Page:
The election of Uhuru Kenyatta for the second time in a span of less than three months is the culmination of an uncertain period that, for many, centered the rule of law and the integrity of the electoral process into the national political discourse. The annulment of the August 8 presidential election by the Supreme Court on the premise that it did not meet the standards of credibility brought about a violent police crackdown, intimidation of judges, political theatrics, and ever-decreasing confidence in the electoral commission, as witnessed in the October 26 election environment. Beyond the Kenyatta versus Raila Odinga framing of the election, this period has ultimately been one of intense and varied debate on the kind of democracy and peace Kenyans want.
Kenya’s general elections have historically been characterized by varying degrees of violence and tension and in this sense the October 26 election was unremarkable—including the protests by opposition supporters demanding the total reform of the electoral commission. The use of excessive and lethal force also pre-dates this election period. In a report by Amnesty International, Kenya’s security forces were implicated in the killing of at least 122 people in 2016. The use of live bullets and excessive force against protestors, bystanders, and in raids on homes is part of this trend on the part of law enforcement to use violence, even when other lawful avenues are available. As a result, an estimated 36 lives were lost during these recent elections according to the human rights group Independent Medico Legal Unit (IMLU).
In the past the demand for a peaceful election was used as a pretense to overlook electoral discrepancies despite an abundance of questions and issues with the system. The legitimacy of the October 26 repeat election thus hinged on the ability and willingness of the electoral commission to conduct the reforms needed to meet the expectations of Kenyans and the international community that the process would be free, fair, and credible. Opposition leader Odinga and his National Super Alliance (NASA) called for protests to pressure the electoral commission into enacting a list of changes they deemed crucial to a legitimate process. Odinga withdrew based on an assessment that these changes were not implemented and boycotted, claiming that it was counter-productive to engage in another flawed process. There was some speculation that Odinga calculated that he would not win the election and used the commission’s challenges as a pretext to withdraw. Whatever his motives, Odinga’s withdrawal turned the October 26 election into a race of Kenyatta against himself, despite the presence of other candidates on the ballot.
Outside of the posturing of candidates, the integrity of the election was seen by many Kenyans as a cause for concern. Days before the poll one of the commissioners, Roselyn Akombe, resigned and fled to the US where she publicly stated that the partisan electoral commission was incapable of delivering a credible poll. The commission chairman subsequently highlighted his doubts on meeting the expectations for a fair election. These events led to a further dip in public confidence. Various national and international civil society groups called for a postponement of the rerun to enable the commission to fully meet these demands. A petition was filed to halt the election but the Supreme Court did not convene the quorum needed to hear the petition.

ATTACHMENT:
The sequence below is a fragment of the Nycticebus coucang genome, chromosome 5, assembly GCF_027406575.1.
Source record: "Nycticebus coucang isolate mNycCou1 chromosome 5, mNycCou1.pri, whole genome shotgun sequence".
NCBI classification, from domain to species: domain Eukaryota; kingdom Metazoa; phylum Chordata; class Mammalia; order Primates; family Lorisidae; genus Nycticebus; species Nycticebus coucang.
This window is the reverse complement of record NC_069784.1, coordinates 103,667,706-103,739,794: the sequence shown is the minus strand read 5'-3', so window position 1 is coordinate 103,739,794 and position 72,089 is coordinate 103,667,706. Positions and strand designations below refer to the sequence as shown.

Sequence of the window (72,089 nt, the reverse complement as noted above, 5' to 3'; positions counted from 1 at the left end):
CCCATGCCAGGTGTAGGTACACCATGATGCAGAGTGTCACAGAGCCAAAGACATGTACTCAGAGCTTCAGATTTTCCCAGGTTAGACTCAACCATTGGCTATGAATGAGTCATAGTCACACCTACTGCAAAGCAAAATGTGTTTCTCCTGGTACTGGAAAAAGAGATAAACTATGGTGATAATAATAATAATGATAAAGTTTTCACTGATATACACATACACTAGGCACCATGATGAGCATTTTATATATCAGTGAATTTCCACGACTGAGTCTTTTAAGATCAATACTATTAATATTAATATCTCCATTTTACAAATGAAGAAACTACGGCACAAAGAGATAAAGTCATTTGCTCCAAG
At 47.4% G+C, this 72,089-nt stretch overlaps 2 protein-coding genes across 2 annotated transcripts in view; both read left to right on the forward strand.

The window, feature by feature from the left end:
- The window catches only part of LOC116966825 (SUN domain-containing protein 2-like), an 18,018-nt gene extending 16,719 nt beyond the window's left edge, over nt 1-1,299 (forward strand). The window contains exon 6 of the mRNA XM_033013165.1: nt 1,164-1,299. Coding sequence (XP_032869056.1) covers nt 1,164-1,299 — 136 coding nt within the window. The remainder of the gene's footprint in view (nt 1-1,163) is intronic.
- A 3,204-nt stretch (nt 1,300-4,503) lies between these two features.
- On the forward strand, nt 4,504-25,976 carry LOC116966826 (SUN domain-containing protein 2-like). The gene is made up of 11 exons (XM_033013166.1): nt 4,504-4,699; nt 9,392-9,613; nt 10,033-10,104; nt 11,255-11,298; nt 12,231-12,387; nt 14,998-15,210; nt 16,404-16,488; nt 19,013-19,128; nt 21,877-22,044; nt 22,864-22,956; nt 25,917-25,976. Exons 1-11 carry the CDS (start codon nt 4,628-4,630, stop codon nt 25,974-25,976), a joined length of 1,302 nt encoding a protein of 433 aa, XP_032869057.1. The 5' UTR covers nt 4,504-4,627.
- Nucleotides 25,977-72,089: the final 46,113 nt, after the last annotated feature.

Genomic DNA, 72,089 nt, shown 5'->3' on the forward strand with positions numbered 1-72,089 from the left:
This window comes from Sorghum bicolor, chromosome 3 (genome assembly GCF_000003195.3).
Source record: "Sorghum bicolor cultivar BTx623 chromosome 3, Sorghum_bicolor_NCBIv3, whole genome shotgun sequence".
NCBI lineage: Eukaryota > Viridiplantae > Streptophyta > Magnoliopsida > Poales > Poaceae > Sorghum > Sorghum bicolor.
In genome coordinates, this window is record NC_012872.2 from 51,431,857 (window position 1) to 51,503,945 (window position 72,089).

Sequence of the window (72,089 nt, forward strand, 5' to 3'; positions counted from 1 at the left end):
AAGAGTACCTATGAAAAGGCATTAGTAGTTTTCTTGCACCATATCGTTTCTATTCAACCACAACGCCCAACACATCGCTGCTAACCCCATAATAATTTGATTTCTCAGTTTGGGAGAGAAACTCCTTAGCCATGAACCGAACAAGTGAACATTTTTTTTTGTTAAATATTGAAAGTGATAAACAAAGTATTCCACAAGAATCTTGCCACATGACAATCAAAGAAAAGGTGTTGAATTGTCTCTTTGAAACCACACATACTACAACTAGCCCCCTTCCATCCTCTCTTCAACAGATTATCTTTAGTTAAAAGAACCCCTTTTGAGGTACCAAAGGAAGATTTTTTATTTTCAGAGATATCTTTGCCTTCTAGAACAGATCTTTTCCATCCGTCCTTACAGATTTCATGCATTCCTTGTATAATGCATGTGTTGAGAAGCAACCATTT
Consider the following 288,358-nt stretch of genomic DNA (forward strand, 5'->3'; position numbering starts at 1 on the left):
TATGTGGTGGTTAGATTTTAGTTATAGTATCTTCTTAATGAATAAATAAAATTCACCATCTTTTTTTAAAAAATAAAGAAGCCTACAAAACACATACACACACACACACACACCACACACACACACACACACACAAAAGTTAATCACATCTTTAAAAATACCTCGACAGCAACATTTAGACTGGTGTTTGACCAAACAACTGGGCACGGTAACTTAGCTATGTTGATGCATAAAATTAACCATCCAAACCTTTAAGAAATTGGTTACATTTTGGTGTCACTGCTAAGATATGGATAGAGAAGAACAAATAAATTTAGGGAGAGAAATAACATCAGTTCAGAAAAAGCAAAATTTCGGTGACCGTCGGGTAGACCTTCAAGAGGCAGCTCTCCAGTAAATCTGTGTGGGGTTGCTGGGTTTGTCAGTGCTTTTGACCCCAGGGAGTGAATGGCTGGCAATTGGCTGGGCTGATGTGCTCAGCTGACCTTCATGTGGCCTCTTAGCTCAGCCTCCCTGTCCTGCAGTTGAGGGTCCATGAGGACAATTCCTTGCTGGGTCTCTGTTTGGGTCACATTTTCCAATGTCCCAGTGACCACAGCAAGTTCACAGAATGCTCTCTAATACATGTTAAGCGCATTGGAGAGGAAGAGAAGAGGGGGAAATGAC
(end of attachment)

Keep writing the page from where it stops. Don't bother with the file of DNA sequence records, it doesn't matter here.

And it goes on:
The day of the election itself was marked by layers of challenges and institutional inconsistencies. Security issues and protests led to the cancellation of elections in four counties considered strongholds of Odinga. According to the electoral commission, the remaining forty-three counties saw a voter turnout of 38.8%—the lowest in Kenya’s history. While the boycott by opposition supporters largely contributed to the low voter turnout, many apparently did not believe that the process would be free or fair.
The relaying of contradictory voter turnout numbers by the electoral commission has strengthened skepticism over the credibility of the poll. Ultimately, Kenyatta was declared president-elect with 98% or 7.4 million of the 7.6 million valid votes cast. A collective of different groups under the umbrella “We the People” rejected the poll citing its lack of credibility and legitimacy. They called for a disbanding of the electoral commission and advocated for a one-year transition period to facilitate the healing of the country and to give time to form a new electoral body. The Elections Observation Group (ELOG) noted that the election may not have been conducted in line with the constitution and electoral laws.
The declaration of Kenyatta as president-elect has not put an end to this period of uncertainty. The Supreme Court is still to hear and rule on the different petitions that have been filed to nullify the election results. The opposition continues to protest Kenyatta’s legitimacy through a national resistance campaign that has initiated economic boycotts and plans to form a people’s assembly to restore democracy and the rule of law. With the setting-in of election fatigue and ever-increasing political uncertainty, calls for dialogue have been made by various actors. While these are welcome signs, any dialogue will need to be centered around justice. The question then becomes: how possible is such a dialogue? While it does not seem likely that another runoff will be held, nonetheless these concerns will continue to remain as challenges to democratic governance in Kenya into the future.
Sheila Kinya Gitonga is a Peace, Security and Development Fellow at the African Leadership Centre, King’s College and a 2017 African Junior Fellow at the International Peace Institute (IPI).